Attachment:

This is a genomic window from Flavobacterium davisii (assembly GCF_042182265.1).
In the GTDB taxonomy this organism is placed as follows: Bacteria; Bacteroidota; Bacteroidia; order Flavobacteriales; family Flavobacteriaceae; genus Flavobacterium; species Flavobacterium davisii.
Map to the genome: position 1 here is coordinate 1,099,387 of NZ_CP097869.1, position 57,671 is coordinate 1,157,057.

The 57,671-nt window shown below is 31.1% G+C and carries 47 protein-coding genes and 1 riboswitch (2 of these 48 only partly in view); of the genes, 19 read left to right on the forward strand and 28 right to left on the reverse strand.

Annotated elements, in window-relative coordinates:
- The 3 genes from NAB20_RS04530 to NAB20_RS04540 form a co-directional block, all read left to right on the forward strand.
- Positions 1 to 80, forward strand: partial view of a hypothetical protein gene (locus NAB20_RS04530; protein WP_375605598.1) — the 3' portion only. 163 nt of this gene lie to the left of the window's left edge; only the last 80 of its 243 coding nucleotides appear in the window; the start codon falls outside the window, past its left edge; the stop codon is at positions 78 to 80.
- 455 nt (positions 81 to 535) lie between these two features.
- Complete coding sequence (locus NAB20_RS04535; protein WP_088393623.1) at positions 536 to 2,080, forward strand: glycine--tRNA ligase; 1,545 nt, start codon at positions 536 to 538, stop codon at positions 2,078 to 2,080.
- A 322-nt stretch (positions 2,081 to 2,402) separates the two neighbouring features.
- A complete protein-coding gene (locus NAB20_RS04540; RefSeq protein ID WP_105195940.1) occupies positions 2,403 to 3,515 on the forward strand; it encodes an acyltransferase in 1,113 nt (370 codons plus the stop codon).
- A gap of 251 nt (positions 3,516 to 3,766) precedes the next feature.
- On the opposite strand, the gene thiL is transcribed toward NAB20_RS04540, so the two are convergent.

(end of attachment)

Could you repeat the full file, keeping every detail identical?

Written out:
This is a genomic window from Flavobacterium davisii (assembly GCF_042182265.1).
In the GTDB taxonomy this organism is placed as follows: Bacteria; Bacteroidota; Bacteroidia; order Flavobacteriales; family Flavobacteriaceae; genus Flavobacterium; species Flavobacterium davisii.
Map to the genome: position 1 here is coordinate 1,099,387 of NZ_CP097869.1, position 57,671 is coordinate 1,157,057.

The 57,671-nt window shown below is 31.1% G+C and carries 47 protein-coding genes and 1 riboswitch (2 of these 48 only partly in view); of the genes, 19 read left to right on the forward strand and 28 right to left on the reverse strand.

Annotated elements, in window-relative coordinates:
- The 3 genes from NAB20_RS04530 to NAB20_RS04540 form a co-directional block, all read left to right on the forward strand.
- Positions 1 to 80, forward strand: partial view of a hypothetical protein gene (locus NAB20_RS04530; protein WP_375605598.1) — the 3' portion only. 163 nt of this gene lie to the left of the window's left edge; only the last 80 of its 243 coding nucleotides appear in the window; the start codon falls outside the window, past its left edge; the stop codon is at positions 78 to 80.
- 455 nt (positions 81 to 535) lie between these two features.
- Complete coding sequence (locus NAB20_RS04535; protein WP_088393623.1) at positions 536 to 2,080, forward strand: glycine--tRNA ligase; 1,545 nt, start codon at positions 536 to 538, stop codon at positions 2,078 to 2,080.
- A 322-nt stretch (positions 2,081 to 2,402) separates the two neighbouring features.
- A complete protein-coding gene (locus NAB20_RS04540; RefSeq protein ID WP_105195940.1) occupies positions 2,403 to 3,515 on the forward strand; it encodes an acyltransferase in 1,113 nt (370 codons plus the stop codon).
- A gap of 251 nt (positions 3,516 to 3,766) precedes the next feature.
- On the opposite strand, the gene thiL is transcribed toward NAB20_RS04540, so the two are convergent.